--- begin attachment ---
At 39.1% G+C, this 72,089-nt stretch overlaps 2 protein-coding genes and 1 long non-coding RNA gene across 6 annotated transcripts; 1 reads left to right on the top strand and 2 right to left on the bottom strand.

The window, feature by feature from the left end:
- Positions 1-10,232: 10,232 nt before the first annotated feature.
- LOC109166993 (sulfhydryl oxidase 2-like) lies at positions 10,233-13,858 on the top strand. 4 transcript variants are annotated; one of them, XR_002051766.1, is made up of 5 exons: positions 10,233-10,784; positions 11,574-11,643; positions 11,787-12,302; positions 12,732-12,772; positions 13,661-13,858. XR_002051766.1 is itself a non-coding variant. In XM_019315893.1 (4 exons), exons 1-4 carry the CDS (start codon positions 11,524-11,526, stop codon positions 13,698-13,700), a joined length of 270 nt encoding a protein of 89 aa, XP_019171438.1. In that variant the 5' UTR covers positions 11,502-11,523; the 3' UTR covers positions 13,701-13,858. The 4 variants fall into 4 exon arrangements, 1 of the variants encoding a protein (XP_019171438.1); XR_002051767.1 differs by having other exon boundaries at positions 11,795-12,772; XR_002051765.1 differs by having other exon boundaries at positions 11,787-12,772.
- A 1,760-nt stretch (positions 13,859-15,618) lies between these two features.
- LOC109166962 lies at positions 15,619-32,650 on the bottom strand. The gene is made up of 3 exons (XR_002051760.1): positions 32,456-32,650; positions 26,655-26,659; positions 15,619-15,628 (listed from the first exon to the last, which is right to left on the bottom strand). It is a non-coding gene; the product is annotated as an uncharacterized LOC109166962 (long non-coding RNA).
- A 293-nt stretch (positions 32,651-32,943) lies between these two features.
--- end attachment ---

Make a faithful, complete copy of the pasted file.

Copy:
At 39.1% G+C, this 72,089-nt stretch overlaps 2 protein-coding genes and 1 long non-coding RNA gene across 6 annotated transcripts; 1 reads left to right on the top strand and 2 right to left on the bottom strand.

The window, feature by feature from the left end:
- Positions 1-10,232: 10,232 nt before the first annotated feature.
- LOC109166993 (sulfhydryl oxidase 2-like) lies at positions 10,233-13,858 on the top strand. 4 transcript variants are annotated; one of them, XR_002051766.1, is made up of 5 exons: positions 10,233-10,784; positions 11,574-11,643; positions 11,787-12,302; positions 12,732-12,772; positions 13,661-13,858. XR_002051766.1 is itself a non-coding variant. In XM_019315893.1 (4 exons), exons 1-4 carry the CDS (start codon positions 11,524-11,526, stop codon positions 13,698-13,700), a joined length of 270 nt encoding a protein of 89 aa, XP_019171438.1. In that variant the 5' UTR covers positions 11,502-11,523; the 3' UTR covers positions 13,701-13,858. The 4 variants fall into 4 exon arrangements, 1 of the variants encoding a protein (XP_019171438.1); XR_002051767.1 differs by having other exon boundaries at positions 11,795-12,772; XR_002051765.1 differs by having other exon boundaries at positions 11,787-12,772.
- A 1,760-nt stretch (positions 13,859-15,618) lies between these two features.
- LOC109166962 lies at positions 15,619-32,650 on the bottom strand. The gene is made up of 3 exons (XR_002051760.1): positions 32,456-32,650; positions 26,655-26,659; positions 15,619-15,628 (listed from the first exon to the last, which is right to left on the bottom strand). It is a non-coding gene; the product is annotated as an uncharacterized LOC109166962 (long non-coding RNA).
- A 293-nt stretch (positions 32,651-32,943) lies between these two features.